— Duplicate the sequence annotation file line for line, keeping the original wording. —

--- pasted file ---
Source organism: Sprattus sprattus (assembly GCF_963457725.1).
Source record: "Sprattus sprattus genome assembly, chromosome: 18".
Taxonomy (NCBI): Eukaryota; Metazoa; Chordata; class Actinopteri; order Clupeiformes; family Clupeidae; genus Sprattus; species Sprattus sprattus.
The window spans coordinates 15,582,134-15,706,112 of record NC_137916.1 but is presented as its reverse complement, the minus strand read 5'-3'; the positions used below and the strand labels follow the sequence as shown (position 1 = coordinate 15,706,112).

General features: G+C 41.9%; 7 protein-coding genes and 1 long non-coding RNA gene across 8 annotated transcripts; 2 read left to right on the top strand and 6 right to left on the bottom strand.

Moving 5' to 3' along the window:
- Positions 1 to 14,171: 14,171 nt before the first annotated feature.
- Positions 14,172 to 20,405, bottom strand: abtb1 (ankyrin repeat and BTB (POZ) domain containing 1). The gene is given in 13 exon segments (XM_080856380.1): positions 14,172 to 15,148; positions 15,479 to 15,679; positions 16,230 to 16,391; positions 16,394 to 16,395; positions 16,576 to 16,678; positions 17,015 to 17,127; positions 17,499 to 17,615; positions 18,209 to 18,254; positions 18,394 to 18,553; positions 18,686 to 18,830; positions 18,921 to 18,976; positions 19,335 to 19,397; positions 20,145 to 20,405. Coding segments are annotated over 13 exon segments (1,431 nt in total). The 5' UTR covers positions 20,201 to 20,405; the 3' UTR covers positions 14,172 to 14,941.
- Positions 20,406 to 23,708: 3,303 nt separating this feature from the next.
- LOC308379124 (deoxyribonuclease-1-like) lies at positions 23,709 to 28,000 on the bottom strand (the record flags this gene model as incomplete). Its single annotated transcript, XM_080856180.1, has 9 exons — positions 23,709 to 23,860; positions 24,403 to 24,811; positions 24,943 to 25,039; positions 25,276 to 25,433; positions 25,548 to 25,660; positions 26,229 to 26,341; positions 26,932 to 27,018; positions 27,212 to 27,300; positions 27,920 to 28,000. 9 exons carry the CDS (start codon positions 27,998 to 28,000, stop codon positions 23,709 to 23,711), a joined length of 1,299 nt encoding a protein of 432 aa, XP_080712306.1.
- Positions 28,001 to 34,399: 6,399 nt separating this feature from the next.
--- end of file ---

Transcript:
Source organism: Sprattus sprattus (assembly GCF_963457725.1).
Source record: "Sprattus sprattus genome assembly, chromosome: 18".
Taxonomy (NCBI): Eukaryota; Metazoa; Chordata; class Actinopteri; order Clupeiformes; family Clupeidae; genus Sprattus; species Sprattus sprattus.
The window spans coordinates 15,582,134-15,706,112 of record NC_137916.1 but is presented as its reverse complement, the minus strand read 5'-3'; the positions used below and the strand labels follow the sequence as shown (position 1 = coordinate 15,706,112).

General features: G+C 41.9%; 7 protein-coding genes and 1 long non-coding RNA gene across 8 annotated transcripts; 2 read left to right on the top strand and 6 right to left on the bottom strand.

Moving 5' to 3' along the window:
- Positions 1 to 14,171: 14,171 nt before the first annotated feature.
- Positions 14,172 to 20,405, bottom strand: abtb1 (ankyrin repeat and BTB (POZ) domain containing 1). The gene is given in 13 exon segments (XM_080856380.1): positions 14,172 to 15,148; positions 15,479 to 15,679; positions 16,230 to 16,391; positions 16,394 to 16,395; positions 16,576 to 16,678; positions 17,015 to 17,127; positions 17,499 to 17,615; positions 18,209 to 18,254; positions 18,394 to 18,553; positions 18,686 to 18,830; positions 18,921 to 18,976; positions 19,335 to 19,397; positions 20,145 to 20,405. Coding segments are annotated over 13 exon segments (1,431 nt in total). The 5' UTR covers positions 20,201 to 20,405; the 3' UTR covers positions 14,172 to 14,941.
- Positions 20,406 to 23,708: 3,303 nt separating this feature from the next.
- LOC308379124 (deoxyribonuclease-1-like) lies at positions 23,709 to 28,000 on the bottom strand (the record flags this gene model as incomplete). Its single annotated transcript, XM_080856180.1, has 9 exons — positions 23,709 to 23,860; positions 24,403 to 24,811; positions 24,943 to 25,039; positions 25,276 to 25,433; positions 25,548 to 25,660; positions 26,229 to 26,341; positions 26,932 to 27,018; positions 27,212 to 27,300; positions 27,920 to 28,000. 9 exons carry the CDS (start codon positions 27,998 to 28,000, stop codon positions 23,709 to 23,711), a joined length of 1,299 nt encoding a protein of 432 aa, XP_080712306.1.
- Positions 28,001 to 34,399: 6,399 nt separating this feature from the next.